Similarily, Nick has the ability to control the narrative. The reader is aware of his presence as a narrator as Fitzgerald adopts a first person perspective in order to create a sense of ambiguity. The consciousness Nick narrates from filters the events of the story reflecting the modernist literature in the era in which Fitzgerald writes. The mediation between reality and fantasy creates a sense of unreliability in Nick’s narration. For example, Nick uses assorted perspectives to portray a enigmatic picture of Gastby- ‘Well they say he’s a nephew or a cousin of Kaiser Wilhelm’s.’, ‘And you found he was an Oxford man.’, ‘Someone told me they thought he killed a man once.’ However, as the novel progresses, Nick interrupts the narrative to expose Gatsby’s true past- ‘James Gatz, that was really, or at least legally his name’. Nick’s abilities as a novelist causes him to withhold information in order to create a narrative construct. Therefore, the reader may find his reliability questionable because Nick may have had withheld the truth about Gastby’s past to fit his own ambiguous interpretation of him-‘the unreality of reality’.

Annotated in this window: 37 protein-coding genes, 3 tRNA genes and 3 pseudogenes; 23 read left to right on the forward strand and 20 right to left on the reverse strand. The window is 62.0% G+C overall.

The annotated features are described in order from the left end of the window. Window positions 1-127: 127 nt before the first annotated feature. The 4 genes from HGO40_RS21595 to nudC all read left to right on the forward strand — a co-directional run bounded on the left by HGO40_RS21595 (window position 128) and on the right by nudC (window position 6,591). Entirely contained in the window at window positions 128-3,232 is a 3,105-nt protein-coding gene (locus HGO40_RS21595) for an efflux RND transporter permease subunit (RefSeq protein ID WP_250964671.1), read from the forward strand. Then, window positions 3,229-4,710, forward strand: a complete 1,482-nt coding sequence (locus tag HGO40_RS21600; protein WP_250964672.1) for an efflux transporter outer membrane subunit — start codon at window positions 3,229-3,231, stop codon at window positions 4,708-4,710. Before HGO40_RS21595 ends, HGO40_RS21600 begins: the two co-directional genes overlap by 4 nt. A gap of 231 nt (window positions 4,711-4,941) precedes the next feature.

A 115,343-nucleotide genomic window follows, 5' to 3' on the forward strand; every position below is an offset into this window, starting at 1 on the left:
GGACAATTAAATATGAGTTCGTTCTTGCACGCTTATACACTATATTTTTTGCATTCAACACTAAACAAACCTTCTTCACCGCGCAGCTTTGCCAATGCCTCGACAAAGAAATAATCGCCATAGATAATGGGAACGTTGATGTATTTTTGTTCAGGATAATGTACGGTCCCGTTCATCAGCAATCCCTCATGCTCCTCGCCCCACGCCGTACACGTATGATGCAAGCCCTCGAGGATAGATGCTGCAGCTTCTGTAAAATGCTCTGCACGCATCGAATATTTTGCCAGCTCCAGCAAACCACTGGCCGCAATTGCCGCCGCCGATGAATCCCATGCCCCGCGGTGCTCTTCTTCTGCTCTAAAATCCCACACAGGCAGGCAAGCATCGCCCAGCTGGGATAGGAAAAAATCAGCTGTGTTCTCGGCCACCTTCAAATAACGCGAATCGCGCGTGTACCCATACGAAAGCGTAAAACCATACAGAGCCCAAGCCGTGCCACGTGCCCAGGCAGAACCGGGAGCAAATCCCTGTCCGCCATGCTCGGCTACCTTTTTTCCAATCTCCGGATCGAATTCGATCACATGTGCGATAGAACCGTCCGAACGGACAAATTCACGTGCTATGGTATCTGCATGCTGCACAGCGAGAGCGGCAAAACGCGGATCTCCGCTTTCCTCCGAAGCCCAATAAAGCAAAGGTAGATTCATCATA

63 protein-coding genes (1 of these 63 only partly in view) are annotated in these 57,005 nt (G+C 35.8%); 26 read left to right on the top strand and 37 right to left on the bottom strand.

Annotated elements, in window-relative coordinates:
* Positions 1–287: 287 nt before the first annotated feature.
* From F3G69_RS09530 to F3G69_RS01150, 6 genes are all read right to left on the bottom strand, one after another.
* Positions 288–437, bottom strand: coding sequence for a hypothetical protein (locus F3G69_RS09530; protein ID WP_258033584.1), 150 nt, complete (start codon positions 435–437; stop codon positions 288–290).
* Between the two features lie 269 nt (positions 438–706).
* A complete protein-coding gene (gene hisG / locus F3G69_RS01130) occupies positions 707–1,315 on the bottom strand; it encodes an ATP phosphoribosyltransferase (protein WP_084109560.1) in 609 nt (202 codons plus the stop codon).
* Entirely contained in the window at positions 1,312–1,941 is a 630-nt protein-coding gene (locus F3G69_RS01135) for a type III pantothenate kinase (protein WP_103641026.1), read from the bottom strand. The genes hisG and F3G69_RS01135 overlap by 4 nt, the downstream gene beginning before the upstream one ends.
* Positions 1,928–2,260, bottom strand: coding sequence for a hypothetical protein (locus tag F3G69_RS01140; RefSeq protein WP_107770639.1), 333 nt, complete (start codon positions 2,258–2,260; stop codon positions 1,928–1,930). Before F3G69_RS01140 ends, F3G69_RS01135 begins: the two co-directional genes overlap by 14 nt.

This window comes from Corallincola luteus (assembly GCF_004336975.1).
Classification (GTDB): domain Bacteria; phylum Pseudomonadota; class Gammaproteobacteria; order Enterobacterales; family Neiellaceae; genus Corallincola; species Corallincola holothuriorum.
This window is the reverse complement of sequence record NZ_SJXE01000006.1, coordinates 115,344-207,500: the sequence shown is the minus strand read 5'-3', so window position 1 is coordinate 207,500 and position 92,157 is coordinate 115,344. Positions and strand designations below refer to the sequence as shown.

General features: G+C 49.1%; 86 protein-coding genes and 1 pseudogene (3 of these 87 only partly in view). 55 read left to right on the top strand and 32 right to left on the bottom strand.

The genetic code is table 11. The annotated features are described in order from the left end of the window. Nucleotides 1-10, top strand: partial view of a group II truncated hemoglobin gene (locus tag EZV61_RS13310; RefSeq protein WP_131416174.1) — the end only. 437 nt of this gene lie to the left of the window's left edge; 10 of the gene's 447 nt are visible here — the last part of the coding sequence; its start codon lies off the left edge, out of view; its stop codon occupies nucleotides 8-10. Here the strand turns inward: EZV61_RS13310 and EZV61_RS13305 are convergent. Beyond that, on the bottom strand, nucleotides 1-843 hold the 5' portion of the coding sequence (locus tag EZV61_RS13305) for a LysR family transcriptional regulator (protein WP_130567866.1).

In the Great Gatsby, Fitzgerald manipulates the dialogue by presenting a illusory image of Gatsby’s speech. Nick’s account of Gatsby’s past presents Gastby as a man with heightened, imaginative language-‘The quiet lights in the houses were burning out into the darkness and there was a stir and bustle among the stars’ and ‘He knew that when he kissed the girl, and forever wed his unutterable visions to her perishable death, his mind would never again romp like the mind of God’. Contextually, in 1920’s America men of Gatsby’s social standing would not have been educated to a level in which he could communicate in that way. However, Nick is a novelist and in order to create drama within his account of the event he possibly may have used such language to serve this purpose. Nick’s portrayal of Gatsby is romanticised due to his impressive language and therefore is deemed as unreliable.